The effect is a direct result of stress hormones and stress-induced inflammation altering the composition of good and bad bacteria in the gut.

    It’s a two-way street, actually, since gut bacteria also produce chemicals that affect our mood and our eating habits.

    Plus, different gut bacteria thrive on different kinds of foods. 

    It’s why an imbalance in gut flora, with an abundance of bad bacteria, can lead to emotional eating and cause us to crave unhealthy foods.

    According to the study I mentioned earlier, that imbalance can also affect:

  • Our metabolism – how our bodies process fats and other nutrients (and possibly leading to weight gain).
  • How we react to and cope with stress and the development of mental health issues such as anxiety and depression.
  • Functioning of the immune system and our ability to ward off infections and disease.
  • Our sex drive – since the GI tract contains most of our serotonin (happy hormone) that controls our libido.
  • Gut Healthy Smoothie

    How to Make a Healthy Gut Smoothie

    The healthy gut smoothie I make when I want to combat stress and stress-related digestive issues contains several sources of probiotics, vitamins, minerals, fiber, and healthful phytochemicals (plant chemicals).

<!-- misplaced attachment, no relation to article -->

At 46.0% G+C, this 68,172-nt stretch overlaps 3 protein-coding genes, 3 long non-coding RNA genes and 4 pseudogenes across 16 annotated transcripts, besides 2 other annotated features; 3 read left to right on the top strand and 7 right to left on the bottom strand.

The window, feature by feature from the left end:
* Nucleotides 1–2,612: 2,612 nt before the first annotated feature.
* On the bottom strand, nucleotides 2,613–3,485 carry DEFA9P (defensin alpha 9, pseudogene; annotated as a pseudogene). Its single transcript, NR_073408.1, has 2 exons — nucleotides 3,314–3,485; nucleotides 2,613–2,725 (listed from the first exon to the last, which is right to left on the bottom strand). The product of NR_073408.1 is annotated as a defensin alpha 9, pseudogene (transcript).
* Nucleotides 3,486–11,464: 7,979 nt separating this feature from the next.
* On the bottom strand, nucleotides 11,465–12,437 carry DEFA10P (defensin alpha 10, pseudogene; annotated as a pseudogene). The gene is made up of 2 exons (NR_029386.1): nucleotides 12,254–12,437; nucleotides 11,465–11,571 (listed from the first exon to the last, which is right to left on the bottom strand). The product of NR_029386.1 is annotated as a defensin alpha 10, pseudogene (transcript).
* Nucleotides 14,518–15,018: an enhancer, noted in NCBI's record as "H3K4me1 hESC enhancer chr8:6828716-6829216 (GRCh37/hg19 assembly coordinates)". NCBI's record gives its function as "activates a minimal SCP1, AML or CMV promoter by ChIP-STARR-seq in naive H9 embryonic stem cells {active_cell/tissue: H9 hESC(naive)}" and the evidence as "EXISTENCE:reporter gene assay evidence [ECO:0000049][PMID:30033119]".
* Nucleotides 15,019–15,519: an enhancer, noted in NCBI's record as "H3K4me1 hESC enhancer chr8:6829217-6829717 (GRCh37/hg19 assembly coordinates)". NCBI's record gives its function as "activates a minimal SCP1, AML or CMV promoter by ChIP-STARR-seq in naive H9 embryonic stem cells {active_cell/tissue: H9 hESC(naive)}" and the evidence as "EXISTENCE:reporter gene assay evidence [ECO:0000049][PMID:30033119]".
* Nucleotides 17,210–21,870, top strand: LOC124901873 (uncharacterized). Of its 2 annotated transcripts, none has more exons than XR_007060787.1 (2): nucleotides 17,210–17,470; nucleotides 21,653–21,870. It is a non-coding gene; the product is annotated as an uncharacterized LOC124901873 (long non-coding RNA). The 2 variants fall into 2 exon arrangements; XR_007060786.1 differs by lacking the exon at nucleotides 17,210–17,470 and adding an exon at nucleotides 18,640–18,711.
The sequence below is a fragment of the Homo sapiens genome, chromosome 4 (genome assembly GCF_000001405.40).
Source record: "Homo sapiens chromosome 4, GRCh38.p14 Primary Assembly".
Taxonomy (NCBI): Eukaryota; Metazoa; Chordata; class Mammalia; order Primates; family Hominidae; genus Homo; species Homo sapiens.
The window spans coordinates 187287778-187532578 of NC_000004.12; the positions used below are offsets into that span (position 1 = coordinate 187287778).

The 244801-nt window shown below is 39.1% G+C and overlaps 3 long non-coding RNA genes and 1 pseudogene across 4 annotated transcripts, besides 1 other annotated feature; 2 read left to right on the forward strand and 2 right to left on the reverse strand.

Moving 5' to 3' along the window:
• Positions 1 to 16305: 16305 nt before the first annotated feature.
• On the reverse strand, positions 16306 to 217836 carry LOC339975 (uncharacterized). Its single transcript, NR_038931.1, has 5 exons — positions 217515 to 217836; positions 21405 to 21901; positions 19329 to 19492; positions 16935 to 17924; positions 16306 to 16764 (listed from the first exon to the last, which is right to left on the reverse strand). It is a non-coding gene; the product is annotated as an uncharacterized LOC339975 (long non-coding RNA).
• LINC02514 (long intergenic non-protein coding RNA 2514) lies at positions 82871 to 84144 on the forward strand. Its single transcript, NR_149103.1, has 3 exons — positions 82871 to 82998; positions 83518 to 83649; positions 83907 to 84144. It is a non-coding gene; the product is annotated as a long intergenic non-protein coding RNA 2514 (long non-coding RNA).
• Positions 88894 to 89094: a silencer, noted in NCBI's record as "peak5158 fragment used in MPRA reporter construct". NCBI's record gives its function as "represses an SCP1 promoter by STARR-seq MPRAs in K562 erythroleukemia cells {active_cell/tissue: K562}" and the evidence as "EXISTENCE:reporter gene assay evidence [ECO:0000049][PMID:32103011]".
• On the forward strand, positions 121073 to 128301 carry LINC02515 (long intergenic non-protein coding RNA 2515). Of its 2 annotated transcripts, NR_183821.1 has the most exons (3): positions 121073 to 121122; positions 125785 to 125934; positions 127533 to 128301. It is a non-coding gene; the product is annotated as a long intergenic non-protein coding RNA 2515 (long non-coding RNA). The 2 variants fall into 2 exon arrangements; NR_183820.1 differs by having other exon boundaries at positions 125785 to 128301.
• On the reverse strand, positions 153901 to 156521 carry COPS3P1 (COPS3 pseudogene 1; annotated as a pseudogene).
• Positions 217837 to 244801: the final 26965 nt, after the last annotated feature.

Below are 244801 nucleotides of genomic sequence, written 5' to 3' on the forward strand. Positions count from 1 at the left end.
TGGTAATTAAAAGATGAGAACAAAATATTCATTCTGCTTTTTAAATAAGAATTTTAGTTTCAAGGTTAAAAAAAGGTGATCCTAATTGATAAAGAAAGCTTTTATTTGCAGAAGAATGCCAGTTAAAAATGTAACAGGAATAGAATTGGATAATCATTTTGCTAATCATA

It also has prebiotics to help feed those probiotics! Here’s my ingredients list.

    Kombucha

    This sparkling sweet-and-sour drink was first made in China over 2,000 years ago. It contains sugared tea that’s allowed to ferment with a culture of bacteria and yeast.

    Along with its generous dose of probiotics, Kombucha also provides very good amounts of B vitamins and some vitamin C.

    Homemade kombucha is becoming increasingly popular but there are plenty of store-bought options available, too.

    Did you know kombucha can be made from either black or green tea? 

    Green tea kombucha is said to carry the added benefits of helping to burn fats and protecting cells from damage with the antioxidant properties of its polyphenols.

    Kefir

    Kefir is typically made with cow’s, goat’s, or sheep’s milk. 

    While I initially aimed to make this a plant-only smoothie (and perhaps next time I make it I will), I am pumping up the probiotic content of this gut-healthy smoothie with some kefir.

    Kefir has three times more probiotics than yogurt, making it pretty hard to resist if you are looking to right the imbalance of your gut bacteria. 

    Along with its probiotic goodness, nutrient-dense kefir provides calcium and vitamin K2 to help improve bone health and it has anti-oxidant properties.

    And, since kefir is naturally low in lactose, it is generally safe for persons who are lactose intolerant.